Environmental Biology of Fishes

, Volume 91, Issue 3, pp 295–301

Life span, growth and mortality in the western Pacific goby Trimma benjamini, and comparisons with T. nasa

  • Richard Winterbottom
  • Karen M. Alofs
  • Alexandra Marseu
Article

DOI: 10.1007/s10641-011-9782-6

Cite this article as:
Winterbottom, R., Alofs, K.M. & Marseu, A. Environ Biol Fish (2011) 91: 295. doi:10.1007/s10641-011-9782-6

Abstract

Examination of daily increment rings in the saccular otoliths of 91 specimens of the small goby, Trimma benjamini, reveal a maximum age of 140 days with an average pelagic larval duration of 33.9 ± 4.3 days (SD), or 24.2% of the maximum lifespan. Estimates of daily mortality rate ranged from 2.9% to 6.3%. Comparisons of these results with those for T. nasa suggest that 1) the growth rate of T. benjamini males does not decrease with age as it does for T. nasa; 2) T. benjamini has a longer lifespan and lower daily mortality rate than T. nasa; and 3) T. nasa has a faster growth rate than T. benjamini. These results reinforce the potentially important role of small, planktivorous, outer reef fishes in reef trophodynamics, as well as highlight the need for further research on small reef fishes.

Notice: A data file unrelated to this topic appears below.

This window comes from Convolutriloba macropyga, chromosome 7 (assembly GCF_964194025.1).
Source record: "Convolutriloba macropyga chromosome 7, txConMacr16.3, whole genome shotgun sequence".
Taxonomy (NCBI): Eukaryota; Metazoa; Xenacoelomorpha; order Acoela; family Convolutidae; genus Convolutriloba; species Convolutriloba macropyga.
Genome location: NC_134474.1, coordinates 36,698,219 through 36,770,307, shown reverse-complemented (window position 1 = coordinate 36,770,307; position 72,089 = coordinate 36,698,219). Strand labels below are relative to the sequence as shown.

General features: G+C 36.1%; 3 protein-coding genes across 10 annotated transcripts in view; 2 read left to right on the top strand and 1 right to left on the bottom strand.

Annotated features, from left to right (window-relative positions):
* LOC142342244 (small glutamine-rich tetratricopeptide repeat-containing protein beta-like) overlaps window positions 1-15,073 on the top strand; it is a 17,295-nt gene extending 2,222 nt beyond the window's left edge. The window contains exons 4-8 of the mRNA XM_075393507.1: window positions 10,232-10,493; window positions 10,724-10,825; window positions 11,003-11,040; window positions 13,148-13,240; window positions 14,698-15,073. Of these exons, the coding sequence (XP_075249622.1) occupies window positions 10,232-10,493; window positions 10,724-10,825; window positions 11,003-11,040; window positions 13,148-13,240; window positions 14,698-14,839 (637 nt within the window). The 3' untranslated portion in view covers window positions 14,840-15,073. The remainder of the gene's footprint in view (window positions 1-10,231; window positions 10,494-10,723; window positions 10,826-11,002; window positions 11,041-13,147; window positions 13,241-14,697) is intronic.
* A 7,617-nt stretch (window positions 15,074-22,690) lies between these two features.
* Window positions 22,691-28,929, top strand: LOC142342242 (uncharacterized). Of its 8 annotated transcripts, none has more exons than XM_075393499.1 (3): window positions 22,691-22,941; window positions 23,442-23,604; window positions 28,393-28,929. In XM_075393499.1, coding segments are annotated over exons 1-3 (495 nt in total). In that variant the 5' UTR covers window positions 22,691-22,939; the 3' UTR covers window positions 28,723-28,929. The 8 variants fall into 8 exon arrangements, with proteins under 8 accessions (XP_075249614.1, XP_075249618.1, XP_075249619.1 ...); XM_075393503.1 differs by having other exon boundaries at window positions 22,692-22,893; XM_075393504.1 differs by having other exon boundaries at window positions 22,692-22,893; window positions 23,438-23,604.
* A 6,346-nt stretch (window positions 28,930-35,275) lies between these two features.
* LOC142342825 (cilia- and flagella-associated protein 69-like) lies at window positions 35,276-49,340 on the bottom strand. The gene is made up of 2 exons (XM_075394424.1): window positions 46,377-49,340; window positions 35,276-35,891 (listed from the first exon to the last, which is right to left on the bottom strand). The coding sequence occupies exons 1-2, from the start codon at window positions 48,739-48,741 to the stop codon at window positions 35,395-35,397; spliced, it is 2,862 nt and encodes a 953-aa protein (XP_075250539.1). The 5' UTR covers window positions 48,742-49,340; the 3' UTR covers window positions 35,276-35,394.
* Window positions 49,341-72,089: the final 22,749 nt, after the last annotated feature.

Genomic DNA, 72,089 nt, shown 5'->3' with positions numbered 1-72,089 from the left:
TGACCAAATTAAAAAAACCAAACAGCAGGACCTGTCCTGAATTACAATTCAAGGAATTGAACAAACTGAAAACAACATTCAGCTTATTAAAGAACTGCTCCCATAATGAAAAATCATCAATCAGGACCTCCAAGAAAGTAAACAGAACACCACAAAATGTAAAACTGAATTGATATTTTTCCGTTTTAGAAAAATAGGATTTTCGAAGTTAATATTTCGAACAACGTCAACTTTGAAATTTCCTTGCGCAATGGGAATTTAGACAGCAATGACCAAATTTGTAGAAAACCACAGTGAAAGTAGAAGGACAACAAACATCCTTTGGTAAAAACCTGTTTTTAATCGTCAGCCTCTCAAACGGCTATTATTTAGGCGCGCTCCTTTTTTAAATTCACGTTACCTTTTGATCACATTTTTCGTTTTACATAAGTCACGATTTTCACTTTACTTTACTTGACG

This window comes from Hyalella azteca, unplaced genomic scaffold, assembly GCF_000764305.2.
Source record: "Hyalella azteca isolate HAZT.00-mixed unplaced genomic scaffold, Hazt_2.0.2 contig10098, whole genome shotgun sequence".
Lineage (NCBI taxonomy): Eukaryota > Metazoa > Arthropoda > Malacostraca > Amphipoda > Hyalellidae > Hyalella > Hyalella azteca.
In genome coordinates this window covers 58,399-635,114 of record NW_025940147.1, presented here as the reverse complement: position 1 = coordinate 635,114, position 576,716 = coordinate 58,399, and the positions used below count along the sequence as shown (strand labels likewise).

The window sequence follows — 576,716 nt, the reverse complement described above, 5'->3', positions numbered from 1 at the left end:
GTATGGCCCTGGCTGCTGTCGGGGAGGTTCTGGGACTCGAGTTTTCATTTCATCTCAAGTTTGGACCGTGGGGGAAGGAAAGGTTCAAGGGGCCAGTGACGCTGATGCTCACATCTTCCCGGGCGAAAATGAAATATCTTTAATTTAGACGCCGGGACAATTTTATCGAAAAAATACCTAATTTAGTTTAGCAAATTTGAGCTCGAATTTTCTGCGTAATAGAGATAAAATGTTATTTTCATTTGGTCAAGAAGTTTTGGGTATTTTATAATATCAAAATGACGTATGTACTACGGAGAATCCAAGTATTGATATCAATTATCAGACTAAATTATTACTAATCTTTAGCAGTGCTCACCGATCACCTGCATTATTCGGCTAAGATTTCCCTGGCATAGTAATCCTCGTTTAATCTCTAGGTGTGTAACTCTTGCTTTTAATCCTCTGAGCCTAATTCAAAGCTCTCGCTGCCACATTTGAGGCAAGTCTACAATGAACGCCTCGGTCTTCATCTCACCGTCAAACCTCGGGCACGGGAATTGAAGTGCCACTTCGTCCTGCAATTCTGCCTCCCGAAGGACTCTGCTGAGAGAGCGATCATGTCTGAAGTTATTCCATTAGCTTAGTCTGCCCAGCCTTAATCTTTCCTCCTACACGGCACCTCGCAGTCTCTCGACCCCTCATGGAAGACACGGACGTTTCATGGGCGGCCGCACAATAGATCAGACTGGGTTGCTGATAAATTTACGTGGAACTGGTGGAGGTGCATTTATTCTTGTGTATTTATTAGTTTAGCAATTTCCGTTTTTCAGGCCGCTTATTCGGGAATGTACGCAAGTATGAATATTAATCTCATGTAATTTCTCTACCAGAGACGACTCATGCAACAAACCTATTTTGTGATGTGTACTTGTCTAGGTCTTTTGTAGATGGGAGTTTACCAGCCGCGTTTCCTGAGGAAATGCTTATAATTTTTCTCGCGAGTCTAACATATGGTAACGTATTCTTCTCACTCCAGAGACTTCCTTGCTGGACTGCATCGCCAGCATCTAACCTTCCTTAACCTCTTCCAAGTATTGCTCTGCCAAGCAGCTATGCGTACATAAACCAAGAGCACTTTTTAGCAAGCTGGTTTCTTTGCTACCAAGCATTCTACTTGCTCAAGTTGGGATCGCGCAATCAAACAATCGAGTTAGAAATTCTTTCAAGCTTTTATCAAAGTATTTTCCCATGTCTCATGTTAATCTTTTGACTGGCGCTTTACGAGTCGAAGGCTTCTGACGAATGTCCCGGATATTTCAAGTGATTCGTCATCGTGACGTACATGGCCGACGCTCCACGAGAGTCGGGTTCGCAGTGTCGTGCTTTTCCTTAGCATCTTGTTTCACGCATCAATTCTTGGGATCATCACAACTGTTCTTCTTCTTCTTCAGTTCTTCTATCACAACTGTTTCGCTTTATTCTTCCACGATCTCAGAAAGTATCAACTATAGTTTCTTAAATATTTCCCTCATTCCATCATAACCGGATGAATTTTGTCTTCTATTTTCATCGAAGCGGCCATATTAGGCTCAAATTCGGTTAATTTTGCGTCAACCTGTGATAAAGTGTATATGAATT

Keywords

Life historyGobiidaeTrimma benjaminiOtolithsPelagic larval durationAgeGrowthMortalityCryptobenthic fishes

Copyright information

© Springer Science+Business Media B.V. 2011

Authors and Affiliations

  • Richard Winterbottom
    • 1
  • Karen M. Alofs
    • 2
  • Alexandra Marseu
    • 2
  1. 1.Department of Natural HistoryRoyal Ontario MuseumTorontoCanada
  2. 2.Department of Ecology and Evolutionary BiologyUniversity of TorontoTorontoCanada